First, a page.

When reading The Rule, it’s important to keep in mind not every monk followed every rule all the time. I think popular culture has two ways of seeing monks: as perfect, holy men or as lecherous drunkards. The lecherous drunk monk was certainly a popular stereotype in the Middle Ages! There are many stories (both historical and fictional) about monks misbehaving. (Chaucer’s monk in The Canterbury Tales is a good example.) However, life isn’t black and white. Saint Benedict is aware that good monks may stray and bad monks have the ability to better themselves. This is the reason he wrote The Rule. (At least, this is the reason he explicitly tells his reader.)

The Rule is an extremely short text, but not counting the preface, it has seventy-three chapters.  Each chapter covers a different topic. All of these topics cover just about every aspect of monastic life. Today I want to talk about the preface in particular.

I believe Saint Benedict is aware that suddenly springing a bunch of new rules on people who haven’t had to follow them before is a bad idea because he spends the preface telling his reader (presumably a monk) why he should follow these new rules. Throughout the preface, Saint Benedict uses textual evidence in the form of biblical quotes. The preface is written similarly to a persuasive essay one learns how to write in high school. That’s not to say that it’s badly written. I simply find it fascinating that even fifteen hundred years later the formula for writing persuasive essays has not changed.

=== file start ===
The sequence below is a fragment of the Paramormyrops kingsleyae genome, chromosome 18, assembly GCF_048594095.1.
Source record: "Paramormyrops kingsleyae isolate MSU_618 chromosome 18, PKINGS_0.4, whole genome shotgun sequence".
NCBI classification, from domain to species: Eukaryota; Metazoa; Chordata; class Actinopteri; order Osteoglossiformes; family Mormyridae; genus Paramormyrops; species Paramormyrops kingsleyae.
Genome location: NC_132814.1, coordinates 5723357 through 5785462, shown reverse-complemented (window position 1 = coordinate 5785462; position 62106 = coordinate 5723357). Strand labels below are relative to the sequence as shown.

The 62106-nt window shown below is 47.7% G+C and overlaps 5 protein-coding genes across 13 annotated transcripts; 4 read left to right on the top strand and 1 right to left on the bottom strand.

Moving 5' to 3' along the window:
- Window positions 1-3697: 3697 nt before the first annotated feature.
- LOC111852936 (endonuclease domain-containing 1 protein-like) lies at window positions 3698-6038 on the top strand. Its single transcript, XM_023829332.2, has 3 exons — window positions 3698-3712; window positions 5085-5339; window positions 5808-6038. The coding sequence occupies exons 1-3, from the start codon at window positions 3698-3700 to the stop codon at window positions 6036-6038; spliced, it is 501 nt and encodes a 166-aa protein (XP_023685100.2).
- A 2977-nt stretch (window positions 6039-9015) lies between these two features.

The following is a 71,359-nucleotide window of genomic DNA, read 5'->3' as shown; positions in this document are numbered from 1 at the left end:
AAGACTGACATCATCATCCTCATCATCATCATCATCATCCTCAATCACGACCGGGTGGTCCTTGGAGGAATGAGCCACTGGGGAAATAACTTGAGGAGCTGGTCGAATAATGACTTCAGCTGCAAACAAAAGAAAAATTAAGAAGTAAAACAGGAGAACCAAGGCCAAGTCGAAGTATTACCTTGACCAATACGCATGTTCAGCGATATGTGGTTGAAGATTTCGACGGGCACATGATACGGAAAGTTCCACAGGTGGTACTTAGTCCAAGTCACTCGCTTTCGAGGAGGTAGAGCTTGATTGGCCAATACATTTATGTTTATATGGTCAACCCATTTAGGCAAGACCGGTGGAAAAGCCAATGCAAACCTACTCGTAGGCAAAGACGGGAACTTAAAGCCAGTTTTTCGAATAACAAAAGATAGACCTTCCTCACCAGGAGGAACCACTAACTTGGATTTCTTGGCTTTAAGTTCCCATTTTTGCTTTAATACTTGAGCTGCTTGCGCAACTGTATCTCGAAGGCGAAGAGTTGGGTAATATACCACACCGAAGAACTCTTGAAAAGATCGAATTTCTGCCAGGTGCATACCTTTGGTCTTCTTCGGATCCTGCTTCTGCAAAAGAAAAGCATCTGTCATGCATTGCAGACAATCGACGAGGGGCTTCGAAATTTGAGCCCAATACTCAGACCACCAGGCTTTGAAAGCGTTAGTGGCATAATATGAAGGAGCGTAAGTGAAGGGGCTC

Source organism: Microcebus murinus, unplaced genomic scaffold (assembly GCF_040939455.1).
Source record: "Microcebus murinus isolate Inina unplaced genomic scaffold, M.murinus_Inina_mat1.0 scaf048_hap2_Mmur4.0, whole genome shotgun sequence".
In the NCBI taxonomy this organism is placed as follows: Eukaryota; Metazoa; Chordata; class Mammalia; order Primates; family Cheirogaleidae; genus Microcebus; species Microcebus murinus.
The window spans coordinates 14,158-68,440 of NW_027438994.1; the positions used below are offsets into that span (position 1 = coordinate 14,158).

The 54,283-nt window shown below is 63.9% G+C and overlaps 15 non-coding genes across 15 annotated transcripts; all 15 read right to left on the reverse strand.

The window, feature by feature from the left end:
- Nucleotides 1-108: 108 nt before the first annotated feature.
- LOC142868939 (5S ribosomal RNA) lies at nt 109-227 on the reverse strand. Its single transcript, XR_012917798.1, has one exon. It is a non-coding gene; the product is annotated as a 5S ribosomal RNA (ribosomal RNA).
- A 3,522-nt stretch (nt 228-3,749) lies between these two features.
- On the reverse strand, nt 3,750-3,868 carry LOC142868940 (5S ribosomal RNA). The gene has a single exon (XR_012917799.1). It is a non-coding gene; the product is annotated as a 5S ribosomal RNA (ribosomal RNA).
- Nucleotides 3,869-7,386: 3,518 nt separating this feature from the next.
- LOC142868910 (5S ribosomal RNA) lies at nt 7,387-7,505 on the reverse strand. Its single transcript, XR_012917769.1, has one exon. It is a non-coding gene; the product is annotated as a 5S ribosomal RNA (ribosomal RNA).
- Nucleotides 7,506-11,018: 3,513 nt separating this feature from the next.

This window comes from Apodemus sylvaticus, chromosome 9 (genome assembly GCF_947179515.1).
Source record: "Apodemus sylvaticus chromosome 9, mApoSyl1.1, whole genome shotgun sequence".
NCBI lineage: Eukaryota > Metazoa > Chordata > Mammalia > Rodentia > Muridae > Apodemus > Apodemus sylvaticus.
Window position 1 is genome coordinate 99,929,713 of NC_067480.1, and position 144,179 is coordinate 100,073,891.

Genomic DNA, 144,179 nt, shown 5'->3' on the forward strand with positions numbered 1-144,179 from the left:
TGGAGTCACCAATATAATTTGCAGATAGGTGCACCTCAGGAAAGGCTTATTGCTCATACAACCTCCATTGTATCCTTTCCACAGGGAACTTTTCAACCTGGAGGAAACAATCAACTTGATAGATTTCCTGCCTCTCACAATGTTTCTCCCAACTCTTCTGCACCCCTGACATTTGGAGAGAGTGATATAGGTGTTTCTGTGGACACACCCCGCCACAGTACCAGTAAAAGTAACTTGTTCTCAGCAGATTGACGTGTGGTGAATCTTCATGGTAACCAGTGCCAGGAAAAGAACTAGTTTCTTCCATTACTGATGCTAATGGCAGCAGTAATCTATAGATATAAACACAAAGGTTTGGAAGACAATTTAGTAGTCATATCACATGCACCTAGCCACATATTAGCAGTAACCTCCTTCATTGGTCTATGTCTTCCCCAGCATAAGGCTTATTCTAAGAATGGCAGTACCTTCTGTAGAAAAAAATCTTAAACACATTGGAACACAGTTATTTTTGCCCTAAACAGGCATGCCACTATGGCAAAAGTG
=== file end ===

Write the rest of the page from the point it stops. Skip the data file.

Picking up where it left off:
Our first paragraph is a literal introductory paragraph. Saint Benedict literally introduces himself to his monkish reader, referring to himself as “thy Master” and “thy loving Father” (pg. xi). By using these terms, Saint Benedict is reminding the reader that he is both in charge but he also wants to be kind. Saint Benedict acknowledges that his intended audience hasn’t been behaving properly, but the monk isn’t doomed (yet). There is still time for him to change and “thou mayest return by the labor of obedience to Him from whom thou hadst departed through the sloth of disobedience” (pg. xi). Saint Benedict gently reminds his reader that God isn’t “an angry father” who will “disinherit His children” (pg. xi). As long as the monks behave themselves, they can and will be saved from “everlasting punishment” (pg. xi). Essentially the first paragraph includes quite a bit of fear-mongering.

 

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Part of an 8th-century copy of The Rule of St. Benedict | MS. Hatton 48 fol. 6v-7r | Source: Wikipedia

 

Despite this fear-mongering, Saint Benedict does offer his monkish reader a chance to save himself in the second paragraph. Here, Saint Benedict talks about how people can be saved by reading and following the bible:

“Let us then at length arise, since the Scripture stirreth us up, saying ‘It is time now for us to rise from sleep'” (pg. xi).

By talking about the “deifying light” (pg. xi) of the bible, Saint Benedict is indirectly making a reference to his own work. The Rule was intended to make the reader aware of how they should behave. Thus, they are coming out of the darkness of ignorance and into the light of knowledge. Even though Saint Benedict does not directly say that The Rule is like the bible (blasphemy!), the implication is clear. Saint Benedict wants his monks to ‘”harden not [their] hearts”‘(pg. xi) but listen to what he has to say.